I want to follow up on a previous post since with the continued improvement in the economy and the aging of many business owners, business transactions remain on the uptrend. 2015 and 2016 look to be promising years for selling a business, and sellers who are best prepared will be rewarded for their planning. Taking a few simple steps will be valuable to both the seller and the buyer, making the transaction minimally disruptive to all those involved.
Unless you are approached with an unsolicited offer you should have an idea in advance of why you want to sell the business and target not only the right buyers, but also have a good idea of what sort of terms you would ideally want. With an understanding of why you want to sell the business, you can then have better conversations with the appropriate professionals.
During, or shortly after answering the why you want to sell your business question, you should begin working on developing and selecting the right professionals that you want to work with. More than likely as a business owner you may already have an established relationship with an attorney, accountant and investment banker, but if not or if they aren’t suited for your transaction, you can talk with peers and others who have been down this path before. A local association of business brokers , or a chamber of commerce can often be an excellent source for referrals. Once you have identified the business professionals you should be prepared with adequate documentation, this will not only speed up the process but it will add to your business’s credibility. Among the documentation make sure to have the following items:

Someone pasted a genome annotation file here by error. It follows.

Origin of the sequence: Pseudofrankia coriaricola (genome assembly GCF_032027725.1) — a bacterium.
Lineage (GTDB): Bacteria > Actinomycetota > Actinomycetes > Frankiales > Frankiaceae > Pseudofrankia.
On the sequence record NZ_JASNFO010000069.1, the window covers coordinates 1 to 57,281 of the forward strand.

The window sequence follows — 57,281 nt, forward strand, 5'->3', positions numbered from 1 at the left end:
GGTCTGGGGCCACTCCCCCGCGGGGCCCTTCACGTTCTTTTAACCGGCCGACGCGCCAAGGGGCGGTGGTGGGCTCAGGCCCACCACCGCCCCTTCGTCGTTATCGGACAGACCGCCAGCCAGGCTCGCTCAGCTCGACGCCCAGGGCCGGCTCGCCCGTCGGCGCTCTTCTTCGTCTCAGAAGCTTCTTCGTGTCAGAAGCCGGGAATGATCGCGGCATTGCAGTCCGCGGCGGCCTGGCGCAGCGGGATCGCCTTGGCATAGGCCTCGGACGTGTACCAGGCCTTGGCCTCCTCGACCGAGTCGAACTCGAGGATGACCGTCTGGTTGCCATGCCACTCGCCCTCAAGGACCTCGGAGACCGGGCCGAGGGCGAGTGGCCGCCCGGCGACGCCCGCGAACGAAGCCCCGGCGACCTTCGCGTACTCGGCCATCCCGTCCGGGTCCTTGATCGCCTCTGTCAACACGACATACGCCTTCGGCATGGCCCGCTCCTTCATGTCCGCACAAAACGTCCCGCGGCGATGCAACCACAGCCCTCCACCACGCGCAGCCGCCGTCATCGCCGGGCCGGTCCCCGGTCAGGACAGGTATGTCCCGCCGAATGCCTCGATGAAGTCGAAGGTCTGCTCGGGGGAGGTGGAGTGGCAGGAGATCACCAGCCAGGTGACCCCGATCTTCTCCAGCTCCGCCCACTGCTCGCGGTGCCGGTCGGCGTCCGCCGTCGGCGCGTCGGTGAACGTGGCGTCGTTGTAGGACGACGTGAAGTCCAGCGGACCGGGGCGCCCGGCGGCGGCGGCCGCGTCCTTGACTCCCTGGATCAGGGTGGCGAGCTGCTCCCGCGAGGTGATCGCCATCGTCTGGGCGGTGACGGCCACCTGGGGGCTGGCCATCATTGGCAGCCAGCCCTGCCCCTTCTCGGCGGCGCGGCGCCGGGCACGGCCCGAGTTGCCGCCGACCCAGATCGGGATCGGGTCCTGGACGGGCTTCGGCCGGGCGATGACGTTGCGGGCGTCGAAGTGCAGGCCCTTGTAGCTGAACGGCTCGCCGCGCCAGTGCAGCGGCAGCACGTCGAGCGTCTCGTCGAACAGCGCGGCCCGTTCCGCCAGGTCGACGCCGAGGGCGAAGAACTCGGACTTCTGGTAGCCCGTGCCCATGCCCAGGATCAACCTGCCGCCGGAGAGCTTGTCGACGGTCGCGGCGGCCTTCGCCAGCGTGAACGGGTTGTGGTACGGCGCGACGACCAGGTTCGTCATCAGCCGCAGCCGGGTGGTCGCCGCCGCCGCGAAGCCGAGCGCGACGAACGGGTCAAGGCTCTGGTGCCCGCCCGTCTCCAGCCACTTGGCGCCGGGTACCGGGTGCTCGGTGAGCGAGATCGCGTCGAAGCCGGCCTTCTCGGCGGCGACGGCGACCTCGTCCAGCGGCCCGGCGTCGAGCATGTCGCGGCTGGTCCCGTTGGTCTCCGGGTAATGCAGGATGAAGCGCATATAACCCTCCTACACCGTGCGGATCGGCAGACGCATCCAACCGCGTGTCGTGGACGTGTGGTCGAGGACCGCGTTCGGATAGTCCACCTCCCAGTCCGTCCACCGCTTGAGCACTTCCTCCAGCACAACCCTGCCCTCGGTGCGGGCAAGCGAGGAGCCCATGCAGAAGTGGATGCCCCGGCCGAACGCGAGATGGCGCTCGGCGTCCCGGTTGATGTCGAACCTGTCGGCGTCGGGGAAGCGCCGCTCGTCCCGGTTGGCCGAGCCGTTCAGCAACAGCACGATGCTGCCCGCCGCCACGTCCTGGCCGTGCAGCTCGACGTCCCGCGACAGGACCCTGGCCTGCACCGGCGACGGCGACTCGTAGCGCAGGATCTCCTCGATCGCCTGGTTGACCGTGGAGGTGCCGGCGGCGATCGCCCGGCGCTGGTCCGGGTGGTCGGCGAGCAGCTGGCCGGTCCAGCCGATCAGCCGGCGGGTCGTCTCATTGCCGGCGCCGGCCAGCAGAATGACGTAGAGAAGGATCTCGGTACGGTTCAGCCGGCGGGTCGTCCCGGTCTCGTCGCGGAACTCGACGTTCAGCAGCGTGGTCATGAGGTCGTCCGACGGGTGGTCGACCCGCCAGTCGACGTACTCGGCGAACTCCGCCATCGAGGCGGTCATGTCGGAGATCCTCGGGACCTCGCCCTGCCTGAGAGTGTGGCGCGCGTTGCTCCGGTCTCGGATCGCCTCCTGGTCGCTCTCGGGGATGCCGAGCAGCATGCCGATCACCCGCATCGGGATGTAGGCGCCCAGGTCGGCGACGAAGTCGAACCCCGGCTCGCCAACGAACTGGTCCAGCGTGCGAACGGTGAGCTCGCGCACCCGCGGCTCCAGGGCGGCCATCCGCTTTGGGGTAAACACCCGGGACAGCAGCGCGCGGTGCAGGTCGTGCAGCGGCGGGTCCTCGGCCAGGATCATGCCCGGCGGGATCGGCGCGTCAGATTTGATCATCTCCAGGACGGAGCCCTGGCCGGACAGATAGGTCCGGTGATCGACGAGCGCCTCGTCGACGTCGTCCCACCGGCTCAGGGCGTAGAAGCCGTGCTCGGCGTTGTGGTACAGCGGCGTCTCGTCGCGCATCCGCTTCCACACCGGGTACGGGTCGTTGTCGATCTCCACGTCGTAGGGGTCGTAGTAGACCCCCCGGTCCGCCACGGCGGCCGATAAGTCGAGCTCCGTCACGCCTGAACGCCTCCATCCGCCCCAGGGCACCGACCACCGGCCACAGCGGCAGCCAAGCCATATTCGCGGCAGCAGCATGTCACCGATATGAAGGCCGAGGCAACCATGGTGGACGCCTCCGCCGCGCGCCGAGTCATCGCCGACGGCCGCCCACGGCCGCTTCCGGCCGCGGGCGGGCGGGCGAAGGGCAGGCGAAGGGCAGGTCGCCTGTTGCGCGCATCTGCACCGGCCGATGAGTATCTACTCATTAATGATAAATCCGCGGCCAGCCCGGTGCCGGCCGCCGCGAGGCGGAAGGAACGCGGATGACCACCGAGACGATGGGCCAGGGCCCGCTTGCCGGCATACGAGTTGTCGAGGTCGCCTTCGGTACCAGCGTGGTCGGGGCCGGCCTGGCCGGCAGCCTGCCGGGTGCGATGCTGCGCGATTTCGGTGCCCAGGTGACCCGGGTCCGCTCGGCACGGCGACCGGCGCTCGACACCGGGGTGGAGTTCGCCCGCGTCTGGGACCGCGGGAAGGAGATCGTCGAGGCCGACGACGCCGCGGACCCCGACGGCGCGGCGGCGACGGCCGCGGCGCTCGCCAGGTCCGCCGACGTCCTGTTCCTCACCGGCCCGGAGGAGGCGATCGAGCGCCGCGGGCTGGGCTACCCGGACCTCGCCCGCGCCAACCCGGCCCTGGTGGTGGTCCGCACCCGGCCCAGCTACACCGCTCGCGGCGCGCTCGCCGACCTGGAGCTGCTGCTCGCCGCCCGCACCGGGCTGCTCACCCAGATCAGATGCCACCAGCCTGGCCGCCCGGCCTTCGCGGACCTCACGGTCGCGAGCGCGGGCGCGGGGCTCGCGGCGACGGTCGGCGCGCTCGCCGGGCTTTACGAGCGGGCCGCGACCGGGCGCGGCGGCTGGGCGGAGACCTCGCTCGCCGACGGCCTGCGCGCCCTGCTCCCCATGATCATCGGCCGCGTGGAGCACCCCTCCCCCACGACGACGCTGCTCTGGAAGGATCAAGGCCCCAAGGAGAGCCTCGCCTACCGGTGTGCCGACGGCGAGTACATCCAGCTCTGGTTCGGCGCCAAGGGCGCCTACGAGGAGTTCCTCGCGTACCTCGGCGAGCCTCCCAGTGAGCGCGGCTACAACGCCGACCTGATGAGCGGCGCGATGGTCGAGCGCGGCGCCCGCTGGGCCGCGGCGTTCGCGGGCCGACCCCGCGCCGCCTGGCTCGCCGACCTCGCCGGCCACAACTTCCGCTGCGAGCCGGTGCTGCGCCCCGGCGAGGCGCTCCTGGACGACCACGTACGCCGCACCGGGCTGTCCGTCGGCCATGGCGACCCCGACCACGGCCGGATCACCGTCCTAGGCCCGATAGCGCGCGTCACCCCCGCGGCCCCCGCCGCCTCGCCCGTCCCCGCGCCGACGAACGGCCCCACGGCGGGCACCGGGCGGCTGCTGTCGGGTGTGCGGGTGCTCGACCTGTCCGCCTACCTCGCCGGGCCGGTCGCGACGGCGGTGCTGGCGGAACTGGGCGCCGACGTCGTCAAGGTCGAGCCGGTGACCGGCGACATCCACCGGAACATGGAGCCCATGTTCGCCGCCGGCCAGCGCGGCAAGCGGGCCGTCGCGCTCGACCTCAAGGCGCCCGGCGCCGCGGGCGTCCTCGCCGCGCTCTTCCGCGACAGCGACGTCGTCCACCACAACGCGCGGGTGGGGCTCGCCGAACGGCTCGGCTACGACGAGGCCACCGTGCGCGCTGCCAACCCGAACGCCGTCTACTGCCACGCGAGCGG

- Historical financial statements and tax returns for the past two years ideally they will have been audited by a CPA, but if not at least have them reviewed for reasonableness
- Forward financial looking financial statements and the underlying assumptions for 3-5 years
- Customer documentation and contracts
- Business entity documentation
As part of preparing both the historical and forward looking financial information, look for ways to make minor adjustments that will increase your existing businesses performance and value. Most likely you will uncover subtle changes that can put significant money in your pocket.
Finally while all of this is going on make sure that you remain focused on the day to day business. As one of my mentors always said, the deal isn’t closed until the check clears the bank.
The Shared Finance Center provides outsourced accounting, bookkeeping and fractional CFO support to small business owners and in doing so we heavily focus on maximizing cash flow. We are headquartered in Roswell, Georgia and work with clients across the United States. If you think that this post would be helpful to anyone you know, please pass it along. Also please follow our blog for regular tips to grow your business.